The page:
Paul Hodgkinson with Jenny Forde (centre) and Isobel Walker at one of the stops on the route

The 51 route from Cheltenham to Cirencester and onto Swindon attracts alot of customers. Linking villages like North Cerney, Rendcomb and Coberley to the towns, it has previously run in daytimes only and not on Sundays.

Now, after lobbying over a number of years, bus bosses have announced an improved service.

Cllr Paul Hodgkinson (Churn Valley) has been an advocate of more buses to link villages to the towns:

“This is a good service, but residents have told me often that they wanted to be able to get to the towns in the evenings and on Sundays. I’ve called for an extended service and now it’s happened!

“At a time of cuts, this is really good news.  People can now leave work later if they want to or shop in Cheltenham or Cirencester on a Sunday and get the bus home. This kind of new flexibility is a real bonus, especially for those who rely on public transport.”

For full details of the new bus times, go to: http://www.stagecoachbus.com/uploads/51.pdf

 

 

‘Bin the school waste charges’ campaign kicks off

A campaign kicked off this week to throw Cotswolds primary schools a cash lifeline.

Paul Hodgkinson with Jenny Forde.

Paul Hodgkinson with Jenny Forde.

Cllr Paul Hodgkinson (Lib Dem Parliamentary Candidate for the Cotswolds) is calling for primary schools to be included in Cotswold District Council’s waste collection service.

At present, all primary schools are classed as ‘businesses’ and have to pay for their waste to be collected by private contractors.

Cllr Hodgkinson (CDC, Churn Valley) believes the time is right for the Council to be flexible:

“I have previously asked the Leader of the Council to be bold and generous on this issue but it fell on deaf ears. His administration currently doesn’t collect waste from primary schools in the district. However, small rural schools like Chedworth, Southrop and North Cerney pay as much as £1,000 each year for this – when their budgets are very stretched.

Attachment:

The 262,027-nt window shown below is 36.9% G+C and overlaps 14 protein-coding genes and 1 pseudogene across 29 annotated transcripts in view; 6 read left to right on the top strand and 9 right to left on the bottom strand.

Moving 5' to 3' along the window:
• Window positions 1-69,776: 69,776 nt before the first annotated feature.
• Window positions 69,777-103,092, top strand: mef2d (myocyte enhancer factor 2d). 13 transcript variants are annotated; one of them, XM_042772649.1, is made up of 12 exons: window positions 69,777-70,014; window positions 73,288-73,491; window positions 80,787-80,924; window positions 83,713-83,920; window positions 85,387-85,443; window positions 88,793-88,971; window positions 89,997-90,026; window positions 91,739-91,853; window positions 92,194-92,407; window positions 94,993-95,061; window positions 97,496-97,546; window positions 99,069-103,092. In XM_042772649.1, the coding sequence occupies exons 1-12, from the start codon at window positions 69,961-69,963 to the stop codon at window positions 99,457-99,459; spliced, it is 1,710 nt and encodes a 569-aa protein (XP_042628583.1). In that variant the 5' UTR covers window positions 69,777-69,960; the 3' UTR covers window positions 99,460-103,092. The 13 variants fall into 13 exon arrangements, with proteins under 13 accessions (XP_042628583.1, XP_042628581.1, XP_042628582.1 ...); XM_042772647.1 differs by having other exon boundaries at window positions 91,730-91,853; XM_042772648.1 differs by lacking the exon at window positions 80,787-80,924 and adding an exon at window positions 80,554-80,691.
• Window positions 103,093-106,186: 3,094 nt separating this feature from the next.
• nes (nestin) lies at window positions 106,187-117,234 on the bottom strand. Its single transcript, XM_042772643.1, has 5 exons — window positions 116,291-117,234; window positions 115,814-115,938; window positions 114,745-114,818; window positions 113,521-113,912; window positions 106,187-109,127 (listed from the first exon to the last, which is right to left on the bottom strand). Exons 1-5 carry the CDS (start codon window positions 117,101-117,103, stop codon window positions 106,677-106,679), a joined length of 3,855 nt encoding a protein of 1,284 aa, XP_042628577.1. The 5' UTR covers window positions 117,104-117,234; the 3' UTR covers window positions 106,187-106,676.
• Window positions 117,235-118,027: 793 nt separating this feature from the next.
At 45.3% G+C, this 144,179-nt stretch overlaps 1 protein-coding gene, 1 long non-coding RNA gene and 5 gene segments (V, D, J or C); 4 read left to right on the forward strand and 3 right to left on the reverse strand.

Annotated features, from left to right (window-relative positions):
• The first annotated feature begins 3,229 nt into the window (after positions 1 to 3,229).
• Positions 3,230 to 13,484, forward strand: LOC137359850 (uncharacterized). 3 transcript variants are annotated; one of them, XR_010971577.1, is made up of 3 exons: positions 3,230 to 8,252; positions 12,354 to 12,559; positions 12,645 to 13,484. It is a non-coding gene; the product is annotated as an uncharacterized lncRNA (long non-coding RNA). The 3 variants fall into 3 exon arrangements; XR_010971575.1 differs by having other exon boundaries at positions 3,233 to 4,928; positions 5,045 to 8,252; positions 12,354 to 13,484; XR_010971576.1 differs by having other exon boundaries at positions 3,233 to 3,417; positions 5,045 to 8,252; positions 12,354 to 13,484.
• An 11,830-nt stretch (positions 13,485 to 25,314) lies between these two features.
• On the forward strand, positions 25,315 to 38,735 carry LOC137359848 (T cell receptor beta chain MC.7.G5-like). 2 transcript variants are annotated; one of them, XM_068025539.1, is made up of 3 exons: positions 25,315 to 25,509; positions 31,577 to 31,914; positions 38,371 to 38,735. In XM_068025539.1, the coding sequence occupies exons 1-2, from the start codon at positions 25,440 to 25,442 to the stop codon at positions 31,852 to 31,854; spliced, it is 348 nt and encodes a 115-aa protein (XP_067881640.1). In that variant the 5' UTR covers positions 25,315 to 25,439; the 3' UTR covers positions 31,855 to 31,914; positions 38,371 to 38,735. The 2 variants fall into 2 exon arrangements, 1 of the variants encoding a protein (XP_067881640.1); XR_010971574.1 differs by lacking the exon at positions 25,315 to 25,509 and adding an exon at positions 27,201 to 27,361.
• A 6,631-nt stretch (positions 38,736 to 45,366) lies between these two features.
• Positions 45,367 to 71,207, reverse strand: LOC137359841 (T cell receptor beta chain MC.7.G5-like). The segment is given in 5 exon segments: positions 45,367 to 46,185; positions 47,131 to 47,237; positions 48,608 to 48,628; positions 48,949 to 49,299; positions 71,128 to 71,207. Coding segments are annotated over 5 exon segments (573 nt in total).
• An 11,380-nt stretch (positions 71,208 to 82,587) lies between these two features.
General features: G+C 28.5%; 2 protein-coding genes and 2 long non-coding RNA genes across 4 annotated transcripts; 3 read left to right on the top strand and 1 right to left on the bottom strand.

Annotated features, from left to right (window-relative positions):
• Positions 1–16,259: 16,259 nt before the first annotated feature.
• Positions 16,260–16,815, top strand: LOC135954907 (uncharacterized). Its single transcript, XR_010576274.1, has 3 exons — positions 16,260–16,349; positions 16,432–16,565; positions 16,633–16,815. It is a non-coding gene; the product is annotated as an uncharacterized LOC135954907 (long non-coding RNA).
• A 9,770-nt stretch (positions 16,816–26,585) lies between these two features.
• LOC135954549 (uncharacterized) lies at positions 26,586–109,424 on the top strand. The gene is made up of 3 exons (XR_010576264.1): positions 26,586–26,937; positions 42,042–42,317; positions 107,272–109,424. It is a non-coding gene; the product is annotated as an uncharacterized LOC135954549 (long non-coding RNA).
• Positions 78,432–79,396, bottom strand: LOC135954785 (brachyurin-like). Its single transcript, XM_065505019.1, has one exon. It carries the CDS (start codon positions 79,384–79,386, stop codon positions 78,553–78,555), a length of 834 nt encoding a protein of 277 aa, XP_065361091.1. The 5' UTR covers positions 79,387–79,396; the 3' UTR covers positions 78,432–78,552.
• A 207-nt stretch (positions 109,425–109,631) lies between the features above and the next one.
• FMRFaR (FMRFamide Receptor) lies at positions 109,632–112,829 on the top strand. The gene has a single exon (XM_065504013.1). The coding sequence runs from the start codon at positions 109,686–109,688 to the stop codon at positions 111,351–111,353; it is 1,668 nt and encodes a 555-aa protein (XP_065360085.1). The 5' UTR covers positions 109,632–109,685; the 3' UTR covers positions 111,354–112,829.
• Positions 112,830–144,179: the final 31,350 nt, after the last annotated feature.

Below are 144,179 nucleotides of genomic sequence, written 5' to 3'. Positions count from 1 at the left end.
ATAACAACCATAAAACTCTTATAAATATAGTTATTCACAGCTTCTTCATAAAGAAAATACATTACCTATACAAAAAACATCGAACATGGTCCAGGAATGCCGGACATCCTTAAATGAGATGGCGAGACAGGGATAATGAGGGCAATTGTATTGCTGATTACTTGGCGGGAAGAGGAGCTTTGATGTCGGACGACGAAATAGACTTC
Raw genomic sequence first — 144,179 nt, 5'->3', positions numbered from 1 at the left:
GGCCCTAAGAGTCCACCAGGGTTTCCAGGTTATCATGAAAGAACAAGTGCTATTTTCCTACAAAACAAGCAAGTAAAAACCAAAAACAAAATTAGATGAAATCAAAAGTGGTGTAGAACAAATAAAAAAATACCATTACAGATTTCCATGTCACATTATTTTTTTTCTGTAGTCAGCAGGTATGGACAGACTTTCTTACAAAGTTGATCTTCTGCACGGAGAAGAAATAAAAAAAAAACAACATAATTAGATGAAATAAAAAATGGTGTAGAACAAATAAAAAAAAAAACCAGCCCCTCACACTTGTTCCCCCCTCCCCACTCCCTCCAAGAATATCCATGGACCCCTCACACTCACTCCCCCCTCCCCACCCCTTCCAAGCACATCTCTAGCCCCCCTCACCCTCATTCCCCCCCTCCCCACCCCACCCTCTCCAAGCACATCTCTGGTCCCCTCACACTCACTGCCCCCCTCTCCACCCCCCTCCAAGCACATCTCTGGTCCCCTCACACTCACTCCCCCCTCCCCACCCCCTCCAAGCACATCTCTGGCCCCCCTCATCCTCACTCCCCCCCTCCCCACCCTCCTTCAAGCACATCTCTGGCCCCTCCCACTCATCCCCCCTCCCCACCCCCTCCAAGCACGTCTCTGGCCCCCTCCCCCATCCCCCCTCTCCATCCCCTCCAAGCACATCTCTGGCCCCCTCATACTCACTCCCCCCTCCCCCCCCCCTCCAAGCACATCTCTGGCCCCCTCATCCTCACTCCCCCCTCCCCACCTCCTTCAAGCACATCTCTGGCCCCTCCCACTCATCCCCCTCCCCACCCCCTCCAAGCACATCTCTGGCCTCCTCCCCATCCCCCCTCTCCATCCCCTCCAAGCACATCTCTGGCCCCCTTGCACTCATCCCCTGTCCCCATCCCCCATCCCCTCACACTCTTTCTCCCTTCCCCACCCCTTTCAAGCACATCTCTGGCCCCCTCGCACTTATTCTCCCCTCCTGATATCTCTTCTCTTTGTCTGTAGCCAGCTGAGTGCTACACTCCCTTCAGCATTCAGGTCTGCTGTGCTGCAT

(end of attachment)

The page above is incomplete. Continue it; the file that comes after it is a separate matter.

“At the moment a school like Temple Guiting has to pay for a private waste lorry to come into the village especially to pick up one or two bins of rubbish. That doesn’t make any sense from a green or cash perspective.

“Given that CDC’s domestic waste lorries literally drive past the schools every time they collect rubbish from residents and could easily pick up their bins, I feel the Council should throw a lifeline to our small schools by including them in waste collections. This would save schools much needed cash.”

Now, Cllr Hodgkinson has joined forces with North Cerney Primary School Governor Jenny Forde by writing to all 44 Cotswolds primary schools asking them to back the campaign. Ms Forde, who lives in Bagendon, feels that schools work hard to make small budgets go a long way:

“Every single penny makes a difference to our children’s education. I think it would stick in most people’s throats if they knew they were paying twice for waste collection – through their council tax and through public money that goes towards our state schools.

“This solution seems like common sense to help our schools out so they can put taxpayer’s money to better use to educating our children.”

Once they have heard from all primary schools in the area, Cllr Hodgkinson will present the responses to a Cotswold District Council meeting with Ms Forde.